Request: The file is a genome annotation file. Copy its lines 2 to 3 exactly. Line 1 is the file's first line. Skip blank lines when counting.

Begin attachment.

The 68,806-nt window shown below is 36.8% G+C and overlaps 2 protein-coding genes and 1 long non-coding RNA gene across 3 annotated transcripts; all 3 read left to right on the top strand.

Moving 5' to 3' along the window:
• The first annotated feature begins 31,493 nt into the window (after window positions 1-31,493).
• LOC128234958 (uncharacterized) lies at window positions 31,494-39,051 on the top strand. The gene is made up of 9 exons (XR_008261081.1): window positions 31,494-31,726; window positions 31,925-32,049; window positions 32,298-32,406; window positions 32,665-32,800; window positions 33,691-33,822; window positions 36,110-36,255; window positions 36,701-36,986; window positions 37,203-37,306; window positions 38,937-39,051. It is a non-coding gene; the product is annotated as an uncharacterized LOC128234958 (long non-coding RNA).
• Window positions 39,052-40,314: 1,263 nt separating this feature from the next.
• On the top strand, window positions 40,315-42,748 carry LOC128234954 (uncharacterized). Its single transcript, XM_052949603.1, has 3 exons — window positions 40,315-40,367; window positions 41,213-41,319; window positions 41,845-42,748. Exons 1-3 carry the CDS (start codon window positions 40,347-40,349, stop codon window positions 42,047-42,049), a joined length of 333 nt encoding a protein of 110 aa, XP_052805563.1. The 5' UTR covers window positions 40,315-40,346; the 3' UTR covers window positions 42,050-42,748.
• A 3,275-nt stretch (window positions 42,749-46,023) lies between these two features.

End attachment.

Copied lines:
Moving 5' to 3' along the window:
• The first annotated feature begins 31,493 nt into the window (after window positions 1-31,493).